Boston

Dombrowski has Killed the Farm

Alright Sox fans, it is now 41 games into the season and the team is one game over .500. So who is to blame for this slow start? We are a quarter of the way into the season and Boston is four games back of first in the division. The Red Sox, who should have ran away with this division now trail Baltimore and New York. The same New York team that was supposed to be in rebuilding mode and not be competitive for another couple of years.

Well to start, the Red Sox and Yankees have been built two separate ways. The Yankees, for what seems like the first time in decades, are building through their farm system instead of free agency. Sure they went out and signed Aroldis Chapman back to the team, but there are plenty  of guys up and coming. Aaron Judge, the rookie right fielder leads the league in home runs, while Gary Sanchez is continuing to build after a solid first year campaign. If Sanchez and Judge carry this throughout their careers, New York may have already found a 3-4 combination in their lineup that can last them at least another 10 years. However these two aren’t the only guys from the farm New York has in their system. Clint Frazier and Gleyber Torres, remember those names. The top two overall prospects in the Yankee system are already receiving buzz for their potential. Yankees fans hope Torres, a shortstop, can fill in and be the next Derek Jeter. Of course those are big shoes to fill but he is the number one overall prospect in New York, he’s going to have high expectations. Frazier is hoped to fill the outfield once the contract of Jacoby Ellsbury is up. This Yankee team is even scarier when you realize they have the money and the franchise legacy to sign pretty much anyone they want who hits free agency. Not only has New York built through the farm, but they are also they richest franchise in baseball.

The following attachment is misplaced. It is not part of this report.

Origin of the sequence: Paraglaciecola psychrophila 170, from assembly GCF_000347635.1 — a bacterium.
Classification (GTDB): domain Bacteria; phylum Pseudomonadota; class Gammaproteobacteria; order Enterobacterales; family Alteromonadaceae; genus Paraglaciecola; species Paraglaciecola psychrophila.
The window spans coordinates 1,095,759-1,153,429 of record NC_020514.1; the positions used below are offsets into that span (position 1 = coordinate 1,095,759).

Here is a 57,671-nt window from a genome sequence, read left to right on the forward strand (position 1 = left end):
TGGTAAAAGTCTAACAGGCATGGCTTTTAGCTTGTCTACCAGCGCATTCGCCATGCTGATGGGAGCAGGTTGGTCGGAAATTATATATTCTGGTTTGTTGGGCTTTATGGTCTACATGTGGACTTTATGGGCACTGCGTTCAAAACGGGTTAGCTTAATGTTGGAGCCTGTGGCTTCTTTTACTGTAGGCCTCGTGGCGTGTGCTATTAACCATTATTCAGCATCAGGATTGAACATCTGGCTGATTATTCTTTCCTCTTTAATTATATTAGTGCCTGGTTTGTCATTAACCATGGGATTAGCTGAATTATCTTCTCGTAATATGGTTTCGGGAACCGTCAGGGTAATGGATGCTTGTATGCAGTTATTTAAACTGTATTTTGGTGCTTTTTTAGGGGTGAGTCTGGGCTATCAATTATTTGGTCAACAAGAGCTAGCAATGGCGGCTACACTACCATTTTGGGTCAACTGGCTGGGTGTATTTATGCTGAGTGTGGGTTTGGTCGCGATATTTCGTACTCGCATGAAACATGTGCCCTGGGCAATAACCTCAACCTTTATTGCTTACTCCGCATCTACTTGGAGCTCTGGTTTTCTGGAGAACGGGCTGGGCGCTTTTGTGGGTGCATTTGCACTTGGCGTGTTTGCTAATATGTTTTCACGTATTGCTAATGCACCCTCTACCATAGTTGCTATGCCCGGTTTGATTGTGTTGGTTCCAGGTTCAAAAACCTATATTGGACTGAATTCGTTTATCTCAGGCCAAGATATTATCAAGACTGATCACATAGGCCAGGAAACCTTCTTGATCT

Now, here comes the Red Sox. There is a reason Boston has had so much success over the past 15 years. In fact, they’ve had more success than the Yankees. It stems from the exact formula that New York is currently using. Boston had always used a mixture of their farm and signing big name free agents. It brought them 3 World Series rings. However, since Dombrowski has taken over, the methods have changed. Boston has entered win-now mode but is only one game above .500. They have traded away so many of their beloved players in the farm and have received guys that so far have not contributed greatly.

When talking about the Red Sox trades, yes Chris Sale comes to mind. He has undoubtedly been the Red Sox best player and `the trade seems like a win for the Red Sox. At the time I was in favor of the trade and actually still am. My problem comes from what Dombrowski has given up as a whole. Yoan Moncada is baseball’s number one prospect. A 5-tool player who is expected to one day be a great infielder. A true second-basemen, Boston tried him at third last season, and when he struggled, they lost faith in him.